But Christ counsels them to separate their earthly affairs from spiritual obligations -"Render therefore unto Caesar the things which are Caesar's; and unto God the things that are God's" (Matthew 22:21). To that end, Christ tells St. Peter and the other disciples that they will find the coin necessary to pay the imperial tax collector, whose back is to us, in the mouth of a fish.
The figures here are modeled by means of chiaroscuro in a light that falls upon the scene from the right (notice their cast shadows). We sense the physicality of the figures beneath their robes.
Chiaroscuro, in art is the use of strong contrasts between light and dark, usually bold contrasts affecting a whole composition.
In the north of Europe, in Flanders particularly, a flourishing merchant society promoted artistic developments that in many ways rivaled those of Florence. The Italian revival of classical notions of order and measure was, for the most part, ignored in the north. Rather, the northern artists were deeply committed to rendering believable space in the greatest and most realistic detail.
The Merode Altarpiece, executed by Robert Campin (see Fig. 11-14), is almost exactly contemporary with Masaccio's Tribute Money, but in the precision and clarity of its detail—in fact, an explosion of detail—it is radically different in feel. The chief reason for the greater clarity is a question of medium.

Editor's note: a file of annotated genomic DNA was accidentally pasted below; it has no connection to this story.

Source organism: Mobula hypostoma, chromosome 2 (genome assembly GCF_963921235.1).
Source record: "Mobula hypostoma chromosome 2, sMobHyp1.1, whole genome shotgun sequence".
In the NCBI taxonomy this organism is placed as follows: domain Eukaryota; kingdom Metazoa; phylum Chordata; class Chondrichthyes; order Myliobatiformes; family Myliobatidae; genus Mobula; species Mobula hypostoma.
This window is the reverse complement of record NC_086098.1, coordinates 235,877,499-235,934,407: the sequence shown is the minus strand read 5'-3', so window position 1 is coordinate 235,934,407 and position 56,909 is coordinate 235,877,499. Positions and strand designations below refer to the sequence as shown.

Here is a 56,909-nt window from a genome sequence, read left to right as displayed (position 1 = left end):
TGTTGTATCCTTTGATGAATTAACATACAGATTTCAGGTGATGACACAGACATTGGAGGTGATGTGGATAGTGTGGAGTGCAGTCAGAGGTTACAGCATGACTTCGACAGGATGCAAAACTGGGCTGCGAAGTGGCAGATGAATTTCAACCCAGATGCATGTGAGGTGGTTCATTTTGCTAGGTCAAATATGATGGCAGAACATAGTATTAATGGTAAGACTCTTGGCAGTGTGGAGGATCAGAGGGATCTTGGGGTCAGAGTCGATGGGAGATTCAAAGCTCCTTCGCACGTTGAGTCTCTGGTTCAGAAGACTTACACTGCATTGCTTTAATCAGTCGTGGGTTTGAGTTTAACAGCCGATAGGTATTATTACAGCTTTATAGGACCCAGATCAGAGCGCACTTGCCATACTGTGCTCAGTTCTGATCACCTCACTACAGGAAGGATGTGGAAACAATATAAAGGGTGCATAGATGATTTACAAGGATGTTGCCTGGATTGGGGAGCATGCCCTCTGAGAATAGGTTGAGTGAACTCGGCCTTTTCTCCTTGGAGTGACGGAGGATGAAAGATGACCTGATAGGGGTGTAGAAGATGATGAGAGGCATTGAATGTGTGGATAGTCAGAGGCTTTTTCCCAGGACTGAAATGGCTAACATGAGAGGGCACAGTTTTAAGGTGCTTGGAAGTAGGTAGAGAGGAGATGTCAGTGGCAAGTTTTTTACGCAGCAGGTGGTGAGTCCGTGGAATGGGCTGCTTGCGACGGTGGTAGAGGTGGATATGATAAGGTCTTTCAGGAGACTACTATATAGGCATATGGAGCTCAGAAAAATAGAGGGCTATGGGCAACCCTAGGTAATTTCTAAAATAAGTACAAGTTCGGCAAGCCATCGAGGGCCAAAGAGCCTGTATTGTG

Northern painters developed oil paint in the first half of the fourteenth century. With oil paint, painters could achieve dazzling effects of light on the surface of the painting—as opposed to the matte, or nonreflective, surfaces of both fresco and tempera.
These effects recall, on the one hand, the Gothic style's emphasis on the almost magical light of the stained-glass window. In that sense, the effect achieved seems transcendent. But it also lends the depicted objects a sense of material reality, and thus caters to the material desires of the north's rising mercantile class.
If we compare Rogier van der Weyden's Deposition (Fig. 19-4) to Piero della Francesca's The Flagellation of Christ (Fig. 19-5), the differences between the northern (Flemish) and the southern (Italian) sensibilities become evident. Virtually a demonstration of the rules of linear perspective, Piero's scene depicts Pontius Pilate watching as executioners whip Christ. Although it is much more architecturally unified, the painting pays homage to Masaccio's Tribute Money. Emotionally speaking, Rogier's Deposition has almost nothing in common with Piero's Flagellation.
Rogier van der Weyden's Deposition
Piero della Francesca's The Flagellation of Christ
It is as if Piero has controlled the violence of his emotionally charged scene by means of mathematics,..
...while Rogier has emphasized instead the pathos and human feeling that pervade his scene of Christ being lowered from the cross.
While Piero's composition is essentially defined by a square and a rectangle, with figures arranged in an essentially triangular fashion, ...
Rogier's composition is controlled by two parallel, deeply expressive, sweeping curves, one defined by the body of Christ and the other by the swooning figure below him.